Friday, June 23, 2017

Fix to read.newick for cases in which some but not all nodes are labeled

It was recently reported that there can be a mismatch between the number of nodes & the length of the node label vector in an object class "phylo" produced by the function read.newick in phytools. This appears to be a bug that is produced when some nodes have labels, but the node with the largest-valued index does not have a label. I just pushed a fix to GitHub & it appears to work. Here's a demo using the case submitted on R-sig-phylo:

library(phytools)
## Loading required package: ape
## Loading required package: maps
packageVersion("phytools")
## [1] '0.6.17'
tree<-read.newick(text='((((((a))A),(((b),(b1)))B)))C;')
tree$edge.length<-rep(1,nrow(tree$edge))
plotTree.singletons(tree)
nodelabels(tree$node.label)

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That's it.

Wednesday, June 21, 2017

Generating a set of random resolutions of all the nodes in a tree with multifurcations

Today, an R-sig-phylo list member asked:

“I am using the ape package to randomly resolve polytomies using 'multi2di' and wondering if there is a way to use this function to get a single output tree file that contains multiple different randomly resolved trees using some number of resamplings?”

This can be done using the phytools function resolveNode, which returns all possible resolutions of a given node. We just iterate over all the nodes of the tree pick a random resolution each time.

Here's a function to do that:

resolveRandom<-function(tree){
    while(!is.binary(tree)){
        nodes<-1:tree$Nnode+Ntip(tree)
        Nchildren<-function(node,tree) length(Children(tree,node))
        nchilds<-sapply(nodes,Nchildren,tree=tree)
        node<-nodes[which(nchilds>2)[1]]
        tree<-sample(resolveNode(tree,node),1)[[1]]
    }
    tree
}

Here's a quick demo:

library(phytools)
library(phangorn)
tree<-read.tree(text="(((A1,A2),(B1,B2,B3),C,D),E,F);")
plotTree(tree,type="cladogram",nodes="centered")

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## now some random resolutions
plotTree(resolveRandom(tree),type="cladogram",nodes="centered")

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plotTree(resolveRandom(tree),type="cladogram",nodes="centered")

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plotTree(resolveRandom(tree),type="cladogram",nodes="centered")

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plotTree(resolveRandom(tree),type="cladogram",nodes="centered")

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We can also generate a set of resolutions using replicate:

trees<-replicate(36,resolveRandom(tree),simplify=FALSE)
class(trees)<-"multiPhylo"
par(mfrow=c(6,6))
plotTree(trees,type="cladogram",nodes="centered")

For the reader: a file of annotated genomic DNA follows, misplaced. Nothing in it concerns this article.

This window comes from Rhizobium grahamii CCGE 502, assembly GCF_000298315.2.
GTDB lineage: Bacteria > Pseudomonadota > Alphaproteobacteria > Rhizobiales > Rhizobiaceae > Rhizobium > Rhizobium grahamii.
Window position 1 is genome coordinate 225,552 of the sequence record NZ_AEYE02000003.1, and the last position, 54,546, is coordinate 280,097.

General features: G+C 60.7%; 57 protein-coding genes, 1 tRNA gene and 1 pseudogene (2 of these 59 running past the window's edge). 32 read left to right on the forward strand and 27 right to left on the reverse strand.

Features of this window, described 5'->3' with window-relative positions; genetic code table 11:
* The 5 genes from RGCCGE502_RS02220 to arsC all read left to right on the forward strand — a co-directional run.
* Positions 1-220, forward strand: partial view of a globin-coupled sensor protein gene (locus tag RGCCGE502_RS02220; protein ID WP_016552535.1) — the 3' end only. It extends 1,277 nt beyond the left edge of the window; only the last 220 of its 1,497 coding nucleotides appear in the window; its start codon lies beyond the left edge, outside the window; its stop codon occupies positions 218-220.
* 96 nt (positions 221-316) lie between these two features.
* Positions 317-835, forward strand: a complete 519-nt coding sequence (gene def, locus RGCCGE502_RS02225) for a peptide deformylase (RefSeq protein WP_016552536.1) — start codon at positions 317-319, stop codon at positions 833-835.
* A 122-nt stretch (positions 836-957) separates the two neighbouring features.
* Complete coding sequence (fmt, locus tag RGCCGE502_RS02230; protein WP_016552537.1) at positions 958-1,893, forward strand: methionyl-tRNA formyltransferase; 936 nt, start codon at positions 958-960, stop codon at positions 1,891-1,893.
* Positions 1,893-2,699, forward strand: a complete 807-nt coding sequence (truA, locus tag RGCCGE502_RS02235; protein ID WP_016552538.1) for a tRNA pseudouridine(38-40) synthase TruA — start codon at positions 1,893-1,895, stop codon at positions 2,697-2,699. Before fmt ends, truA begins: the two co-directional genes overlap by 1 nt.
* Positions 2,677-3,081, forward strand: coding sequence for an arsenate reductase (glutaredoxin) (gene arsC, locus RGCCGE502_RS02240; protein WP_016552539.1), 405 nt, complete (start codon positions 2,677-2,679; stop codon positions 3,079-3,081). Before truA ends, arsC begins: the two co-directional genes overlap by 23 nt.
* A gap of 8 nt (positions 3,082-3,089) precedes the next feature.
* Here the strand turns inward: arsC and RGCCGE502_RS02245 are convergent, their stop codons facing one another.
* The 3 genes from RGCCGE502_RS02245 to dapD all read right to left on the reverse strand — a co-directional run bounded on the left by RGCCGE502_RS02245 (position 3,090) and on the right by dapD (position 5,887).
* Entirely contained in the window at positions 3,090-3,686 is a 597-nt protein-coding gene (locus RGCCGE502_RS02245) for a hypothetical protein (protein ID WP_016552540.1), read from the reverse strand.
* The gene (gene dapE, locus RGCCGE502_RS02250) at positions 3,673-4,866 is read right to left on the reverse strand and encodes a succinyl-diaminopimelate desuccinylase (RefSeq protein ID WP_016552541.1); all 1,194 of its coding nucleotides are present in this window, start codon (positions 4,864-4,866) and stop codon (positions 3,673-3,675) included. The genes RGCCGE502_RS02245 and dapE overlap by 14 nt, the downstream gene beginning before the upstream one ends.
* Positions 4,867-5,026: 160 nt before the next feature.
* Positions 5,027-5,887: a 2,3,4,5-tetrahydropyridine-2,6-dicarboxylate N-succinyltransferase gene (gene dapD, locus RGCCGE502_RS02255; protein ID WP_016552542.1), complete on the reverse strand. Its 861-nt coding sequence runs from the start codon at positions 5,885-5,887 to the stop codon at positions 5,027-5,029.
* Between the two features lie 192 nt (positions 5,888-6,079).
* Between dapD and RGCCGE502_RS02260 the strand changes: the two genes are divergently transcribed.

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That's it.

Sunday, June 11, 2017

ML estimation of ancestral states for large trees using ace

A phytools user recently contacted me to report differences between several different functions in R to estimate ancestral states at internal nodes for continuous characters using likelihood.

Since I had no idea to expect this, I ran a quick comparison of ace(method="ML"), fastAnc, and anc.ML. Ostensibly, all three methods are performing ML estimation assuming a Brownian model of evolutionary change. The only difference is the method of optimization. fastAnc, for example, using a 're-rooting method' in which the tree is re-rooted at every internal node and the contrasts algorithm is used to obtain the ML state for that node. anc.ML, also in phytools, uses numerical optimization - but initiates the search using the values from fastAnc.

It occurred to me immediately that the problem may be related not to the implementation of the model, but rather to the simple issue of numerical optimization. Here is a demo suggesting that this could indeed be the case:

library(phytools)

## tiny example:
tree<-pbtree(n=26,tip.label=LETTERS)
x<-fastBM(tree)
fit1<-ace(x,tree,type="continuous",method="ML")
fit2<-fastAnc(tree,x,vars=TRUE,CI=TRUE)
fit3<-anc.ML(tree,x)
obj<-cbind(fit1$ace,fit2$ace,fit3$ace)
colnames(obj)<-c("ace(method=\"ML\")","fastAnc","anc.ML")
pairs(obj,pch=21,bg="grey",cex=1.5)

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## small example
tree<-pbtree(n=100)
x<-fastBM(tree)
fit1<-ace(x,tree,type="continuous",method="ML")
fit2<-fastAnc(tree,x,vars=TRUE,CI=TRUE)
fit3<-anc.ML(tree,x)
obj<-cbind(fit1$ace,fit2$ace,fit3$ace)
colnames(obj)<-c("ace(method=\"ML\")","fastAnc","anc.ML")
pairs(obj,pch=21,bg="grey",cex=1.5)

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## medium example
tree<-pbtree(n=200)
x<-fastBM(tree)
fit1<-ace(x,tree,type="continuous",method="ML")
fit2<-fastAnc(tree,x,vars=TRUE,CI=TRUE)
fit3<-anc.ML(tree,x)
obj<-cbind(fit1$ace,fit2$ace,fit3$ace)
colnames(obj)<-c("ace(method=\"ML\")","fastAnc","anc.ML")
pairs(obj,pch=21,bg="grey",cex=1.5)

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## large example:
tree<-pbtree(n=1000)
x<-fastBM(tree)
fit1<-ace(x,tree,type="continuous",method="ML")
## Warning in sqrt(diag(solve(h))): NaNs produced
fit2<-fastAnc(tree,x,vars=TRUE,CI=TRUE)
fit3<-anc.ML(tree,x)
obj<-cbind(fit1$ace,fit2$ace,fit3$ace)
colnames(obj)<-c("ace(method=\"ML\")","fastAnc","anc.ML")
pairs(obj,pch=21,bg="grey",cex=1.5)

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What we should see is that the results are identical for 'tiny' and relatively modest-sized trees, but go awry for large & possibly medium-sized trees where the number of parameters (the states at all the nodes) really explodes. This might suggest that the problem is with numerical optimization on large trees, rather than an issue with how the model is implemented or how the likelihood computed.

This should serve as a reminder that any method depending on numerical optimization is only as good as its optimization routine.